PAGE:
Late last month, the Ontario government gave the province the thumbs up to re-open community gardens, which acknowledges their place in the local food economy, not to mention a means of community engagement. With the long weekend coming, and nice weather becoming somewhat more regular, people are ready to get growing, and the City of Guelph has guidelines now for how to do that safely.
The City of Guelph released its set of conditions for re-opening community gardens on Tuesday. Based on guidelines set forth by Wellington-Dufferin-Guelph Public Health, anyone working in a community garden will have to maintain a two-metre distance between gardeners, wash their hands before and after gardening, and regularly clean all high-touch areas and shared spaces. Gardeners are also being encouraged to use their own tools, and if that’s not possible, then shared tools need to be cleaned regularly, and be used by gardeners wearing gloves.
Access to community gardens will also be limited for the time being to just the community garden co-ordinators, and the people registered to use the garden; there’s presently no public access allowed to the gardens. Any gardeners that don’t follow the public health guidelines, or are found in non-compliance under the Ontario Emergency Measures Orders and Regulations, will be asked to leave, or could even face a fine.
Public Health’s guidelines go deeper by advising that anyone vulnerable to COVID-19, like seniors or people with underlying medical conditions, should avoid community gardens, and that children should only be brought to community gardens on an as-needed basis.
Speaking of the kids, Our Food Future, which is the office created earlier this year to implement the goals of Guelph and Wellington County’s winning Smart Cities Challenge entry, will give them a chance to do some gardening of their own. Our Food Future has developed free gardening kits for children, which will be available starting May 14 for over 700 area kids. To get one for your family, you have to sign up at the Our Food Future website.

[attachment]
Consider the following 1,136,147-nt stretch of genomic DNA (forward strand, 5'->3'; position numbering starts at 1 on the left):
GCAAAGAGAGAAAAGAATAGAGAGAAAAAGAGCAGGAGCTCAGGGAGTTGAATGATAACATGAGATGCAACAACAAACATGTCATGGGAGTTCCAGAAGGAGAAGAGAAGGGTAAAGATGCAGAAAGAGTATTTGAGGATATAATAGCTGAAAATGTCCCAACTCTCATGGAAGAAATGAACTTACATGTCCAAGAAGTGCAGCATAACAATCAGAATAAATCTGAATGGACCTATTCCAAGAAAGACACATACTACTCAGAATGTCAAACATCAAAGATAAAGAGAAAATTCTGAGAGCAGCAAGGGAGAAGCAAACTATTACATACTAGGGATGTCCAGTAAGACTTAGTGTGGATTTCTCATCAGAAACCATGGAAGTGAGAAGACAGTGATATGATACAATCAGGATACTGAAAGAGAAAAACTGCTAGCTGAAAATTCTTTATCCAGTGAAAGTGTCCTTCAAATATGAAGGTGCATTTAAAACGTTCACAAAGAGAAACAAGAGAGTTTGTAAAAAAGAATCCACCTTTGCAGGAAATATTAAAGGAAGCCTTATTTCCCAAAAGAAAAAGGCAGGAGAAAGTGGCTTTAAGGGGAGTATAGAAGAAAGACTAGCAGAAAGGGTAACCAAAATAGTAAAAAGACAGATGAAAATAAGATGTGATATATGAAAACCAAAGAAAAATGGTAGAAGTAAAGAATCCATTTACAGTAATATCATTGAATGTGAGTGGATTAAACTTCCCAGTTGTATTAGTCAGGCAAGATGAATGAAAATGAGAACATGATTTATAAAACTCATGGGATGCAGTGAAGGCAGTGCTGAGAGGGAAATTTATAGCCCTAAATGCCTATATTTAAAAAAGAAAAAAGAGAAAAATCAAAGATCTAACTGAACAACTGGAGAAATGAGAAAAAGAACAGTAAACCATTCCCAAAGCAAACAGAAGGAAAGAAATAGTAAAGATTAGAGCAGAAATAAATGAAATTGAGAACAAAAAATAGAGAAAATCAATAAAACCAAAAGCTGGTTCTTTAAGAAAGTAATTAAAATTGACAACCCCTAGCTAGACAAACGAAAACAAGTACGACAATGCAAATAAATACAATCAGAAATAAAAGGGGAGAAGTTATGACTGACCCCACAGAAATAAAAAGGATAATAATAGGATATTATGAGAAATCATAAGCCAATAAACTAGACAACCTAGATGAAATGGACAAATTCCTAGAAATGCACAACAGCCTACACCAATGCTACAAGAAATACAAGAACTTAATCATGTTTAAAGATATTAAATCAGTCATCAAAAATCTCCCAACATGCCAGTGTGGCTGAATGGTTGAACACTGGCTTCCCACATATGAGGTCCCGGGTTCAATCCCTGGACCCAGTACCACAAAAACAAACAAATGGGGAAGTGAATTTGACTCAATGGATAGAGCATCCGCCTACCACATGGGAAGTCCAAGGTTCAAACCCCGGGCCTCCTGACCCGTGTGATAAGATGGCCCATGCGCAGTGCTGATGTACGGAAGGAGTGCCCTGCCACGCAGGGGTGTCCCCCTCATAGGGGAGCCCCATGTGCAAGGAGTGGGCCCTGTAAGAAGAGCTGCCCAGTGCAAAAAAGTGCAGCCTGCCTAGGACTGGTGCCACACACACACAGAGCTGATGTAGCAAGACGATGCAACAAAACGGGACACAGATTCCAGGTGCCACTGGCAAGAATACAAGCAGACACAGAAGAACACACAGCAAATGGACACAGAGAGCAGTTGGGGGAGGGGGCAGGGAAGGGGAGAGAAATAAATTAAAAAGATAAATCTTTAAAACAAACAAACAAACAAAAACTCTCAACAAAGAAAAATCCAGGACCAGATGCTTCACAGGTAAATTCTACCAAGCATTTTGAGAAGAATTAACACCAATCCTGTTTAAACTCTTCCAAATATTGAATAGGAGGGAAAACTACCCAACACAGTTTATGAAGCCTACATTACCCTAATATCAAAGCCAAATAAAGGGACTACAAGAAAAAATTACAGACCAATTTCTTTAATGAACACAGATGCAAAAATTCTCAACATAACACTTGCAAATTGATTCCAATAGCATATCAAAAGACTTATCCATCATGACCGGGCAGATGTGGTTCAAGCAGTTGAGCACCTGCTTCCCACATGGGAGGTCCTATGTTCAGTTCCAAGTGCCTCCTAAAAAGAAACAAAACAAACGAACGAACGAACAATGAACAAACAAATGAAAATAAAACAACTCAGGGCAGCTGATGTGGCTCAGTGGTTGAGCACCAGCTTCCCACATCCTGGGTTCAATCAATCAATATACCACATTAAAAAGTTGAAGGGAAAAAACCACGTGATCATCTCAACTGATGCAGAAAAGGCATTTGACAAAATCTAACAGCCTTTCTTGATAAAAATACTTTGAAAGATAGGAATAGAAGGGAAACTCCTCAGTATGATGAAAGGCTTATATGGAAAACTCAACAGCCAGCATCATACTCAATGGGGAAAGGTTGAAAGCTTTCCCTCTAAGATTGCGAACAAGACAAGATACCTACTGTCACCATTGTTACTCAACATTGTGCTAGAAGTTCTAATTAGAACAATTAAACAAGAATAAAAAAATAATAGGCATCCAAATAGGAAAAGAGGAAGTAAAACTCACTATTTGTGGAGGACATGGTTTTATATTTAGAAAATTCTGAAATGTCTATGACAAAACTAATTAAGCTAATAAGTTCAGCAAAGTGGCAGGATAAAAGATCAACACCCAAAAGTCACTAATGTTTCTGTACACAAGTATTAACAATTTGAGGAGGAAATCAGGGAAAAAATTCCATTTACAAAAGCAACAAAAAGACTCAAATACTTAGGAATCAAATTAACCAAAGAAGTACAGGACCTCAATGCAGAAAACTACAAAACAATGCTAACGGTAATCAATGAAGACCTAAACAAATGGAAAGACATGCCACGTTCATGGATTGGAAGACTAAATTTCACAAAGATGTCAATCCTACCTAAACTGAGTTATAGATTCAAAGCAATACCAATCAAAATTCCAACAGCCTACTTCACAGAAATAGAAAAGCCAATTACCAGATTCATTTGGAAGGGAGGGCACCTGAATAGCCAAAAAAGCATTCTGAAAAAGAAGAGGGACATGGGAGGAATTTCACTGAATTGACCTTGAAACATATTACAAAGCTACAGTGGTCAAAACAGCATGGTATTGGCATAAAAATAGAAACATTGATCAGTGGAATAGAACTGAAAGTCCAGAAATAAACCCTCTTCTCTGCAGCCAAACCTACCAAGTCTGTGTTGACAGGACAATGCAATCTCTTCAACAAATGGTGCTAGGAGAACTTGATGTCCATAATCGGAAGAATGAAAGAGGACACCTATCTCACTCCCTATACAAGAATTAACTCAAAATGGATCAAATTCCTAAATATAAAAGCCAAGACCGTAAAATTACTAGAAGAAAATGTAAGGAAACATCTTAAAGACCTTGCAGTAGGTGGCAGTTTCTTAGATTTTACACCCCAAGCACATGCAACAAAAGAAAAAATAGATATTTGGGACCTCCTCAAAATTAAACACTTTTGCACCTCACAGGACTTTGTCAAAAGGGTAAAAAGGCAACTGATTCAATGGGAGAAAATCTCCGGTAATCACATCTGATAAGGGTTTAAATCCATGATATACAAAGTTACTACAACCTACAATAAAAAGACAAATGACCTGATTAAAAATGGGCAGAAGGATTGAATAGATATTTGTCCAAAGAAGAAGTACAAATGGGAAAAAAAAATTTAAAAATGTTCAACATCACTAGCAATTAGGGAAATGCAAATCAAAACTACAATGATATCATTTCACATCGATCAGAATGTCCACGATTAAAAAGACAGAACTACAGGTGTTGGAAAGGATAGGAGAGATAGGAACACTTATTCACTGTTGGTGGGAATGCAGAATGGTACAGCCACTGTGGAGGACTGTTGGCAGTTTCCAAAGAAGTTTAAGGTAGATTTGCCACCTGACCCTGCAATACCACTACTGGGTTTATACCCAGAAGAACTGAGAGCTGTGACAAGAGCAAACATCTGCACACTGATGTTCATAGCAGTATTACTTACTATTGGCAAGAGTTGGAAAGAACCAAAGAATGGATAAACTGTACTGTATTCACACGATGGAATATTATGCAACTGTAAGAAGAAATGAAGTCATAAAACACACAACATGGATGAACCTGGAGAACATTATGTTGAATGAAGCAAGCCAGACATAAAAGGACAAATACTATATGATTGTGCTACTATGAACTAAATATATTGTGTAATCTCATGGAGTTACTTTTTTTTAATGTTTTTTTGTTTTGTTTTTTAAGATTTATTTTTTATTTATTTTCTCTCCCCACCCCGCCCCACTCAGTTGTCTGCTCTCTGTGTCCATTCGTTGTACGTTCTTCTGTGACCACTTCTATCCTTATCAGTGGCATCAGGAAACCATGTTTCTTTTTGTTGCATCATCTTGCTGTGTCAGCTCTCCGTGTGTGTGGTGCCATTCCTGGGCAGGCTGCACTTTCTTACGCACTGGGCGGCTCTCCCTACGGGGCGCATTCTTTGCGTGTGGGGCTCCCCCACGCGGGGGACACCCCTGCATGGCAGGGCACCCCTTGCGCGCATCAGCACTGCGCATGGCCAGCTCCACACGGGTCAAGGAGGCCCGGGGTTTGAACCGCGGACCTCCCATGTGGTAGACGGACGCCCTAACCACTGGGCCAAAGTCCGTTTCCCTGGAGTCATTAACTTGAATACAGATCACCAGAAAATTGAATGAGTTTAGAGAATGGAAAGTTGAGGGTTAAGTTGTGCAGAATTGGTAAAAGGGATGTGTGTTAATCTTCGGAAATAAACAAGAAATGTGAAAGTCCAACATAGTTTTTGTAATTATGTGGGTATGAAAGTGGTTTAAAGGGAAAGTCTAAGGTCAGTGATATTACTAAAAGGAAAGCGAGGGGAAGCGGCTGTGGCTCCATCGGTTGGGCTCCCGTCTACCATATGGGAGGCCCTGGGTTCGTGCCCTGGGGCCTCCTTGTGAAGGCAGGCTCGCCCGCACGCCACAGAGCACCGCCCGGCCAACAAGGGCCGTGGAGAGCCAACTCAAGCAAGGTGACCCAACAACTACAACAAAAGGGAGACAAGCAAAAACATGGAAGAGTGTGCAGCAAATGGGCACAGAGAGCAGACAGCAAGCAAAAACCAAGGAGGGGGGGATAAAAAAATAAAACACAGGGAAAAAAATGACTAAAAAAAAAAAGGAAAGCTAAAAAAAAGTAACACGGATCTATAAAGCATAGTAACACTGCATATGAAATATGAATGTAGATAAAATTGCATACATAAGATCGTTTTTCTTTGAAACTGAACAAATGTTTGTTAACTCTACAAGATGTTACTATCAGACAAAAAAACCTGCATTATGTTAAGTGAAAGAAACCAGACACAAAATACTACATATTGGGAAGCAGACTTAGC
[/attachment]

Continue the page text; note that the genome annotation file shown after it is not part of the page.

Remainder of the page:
Our Food Future is making the support and expansion of community gardens a key pillar of their new mission to support local, sustainable food sources. In a report to city council presented Monday, the office is also developing kits to help people who live in apartments grow vegetables, fruit tree samplings for urban orchards, and low maintenance gardening kits for people with mobility issues. All these kits will be free, or available at a very low cost.
Beyond the community gardens that already exist, the City is still looking to expand with four new ones. Construction on the new garden at Burns Drive Park will begin immediately, while the gardens slated for Stephanie Drive Park, St. George’s Park and Mollison Drive Park will begin this fall for planting in Spring 2021.